Ancient Greek Philosophy (PHIL 210/001)

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Instructor: Gregory Salmieri. This course meets on Tuesdays and Thursdays from 9:30 – 10:45 a.m. in Fred Brooks F009.

In the history of human thought there are no figures who loom larger than Plato and Aristotle. This course is a survey of their philosophies and of some of the earlier thinkers who influenced them.

The course will begin with some of the dialogs in which Plato is thought to give a reasonably accurate depiction of his mentor Socrates. We will consider some of the questions Socrates raises concerning what makes a person good and what makes a life worth living. Special attention will be paid to the methods that Socrates uses to attempt to answer these questions and the standards for knowledge that he seems to be presupposing.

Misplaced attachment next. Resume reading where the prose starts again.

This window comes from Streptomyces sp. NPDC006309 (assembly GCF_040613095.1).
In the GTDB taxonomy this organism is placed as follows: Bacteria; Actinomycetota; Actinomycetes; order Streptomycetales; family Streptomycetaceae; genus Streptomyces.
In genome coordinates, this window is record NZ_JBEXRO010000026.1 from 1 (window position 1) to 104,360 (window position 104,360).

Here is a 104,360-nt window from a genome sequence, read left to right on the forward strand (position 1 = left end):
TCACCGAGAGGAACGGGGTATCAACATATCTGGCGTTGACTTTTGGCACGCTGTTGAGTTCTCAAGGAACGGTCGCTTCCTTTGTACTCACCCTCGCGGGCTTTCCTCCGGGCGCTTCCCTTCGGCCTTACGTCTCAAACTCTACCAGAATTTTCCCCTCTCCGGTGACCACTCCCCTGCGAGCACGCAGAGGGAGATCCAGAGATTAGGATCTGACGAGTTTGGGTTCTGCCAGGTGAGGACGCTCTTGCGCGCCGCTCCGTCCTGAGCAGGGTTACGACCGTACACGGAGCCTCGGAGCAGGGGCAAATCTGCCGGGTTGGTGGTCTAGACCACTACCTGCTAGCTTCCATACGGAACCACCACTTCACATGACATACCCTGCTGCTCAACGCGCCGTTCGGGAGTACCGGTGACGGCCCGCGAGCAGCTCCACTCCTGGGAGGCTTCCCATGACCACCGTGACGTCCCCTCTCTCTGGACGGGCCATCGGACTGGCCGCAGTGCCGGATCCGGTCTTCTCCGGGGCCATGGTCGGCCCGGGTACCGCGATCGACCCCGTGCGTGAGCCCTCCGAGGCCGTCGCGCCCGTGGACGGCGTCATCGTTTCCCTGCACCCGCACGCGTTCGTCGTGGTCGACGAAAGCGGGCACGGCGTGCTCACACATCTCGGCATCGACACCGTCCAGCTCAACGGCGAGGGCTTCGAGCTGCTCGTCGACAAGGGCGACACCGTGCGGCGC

We will then consider how these Socratic ideas and methods, combined with some ideas from contemporary mathematics and natural science, lead Plato to develop the first philosophical system in the history of western thought. In particular we will focus on Plato’s radical views about what things are and are not real, knowable, and worthwhile. We will then consider Aristotle’s alternative philosophical system, noting the important similarities and differences with Plato’s. Special attention will be paid to Aristotle’s view of knowledge and science, and on his development of logic.

Gregory Salmieri’s webpage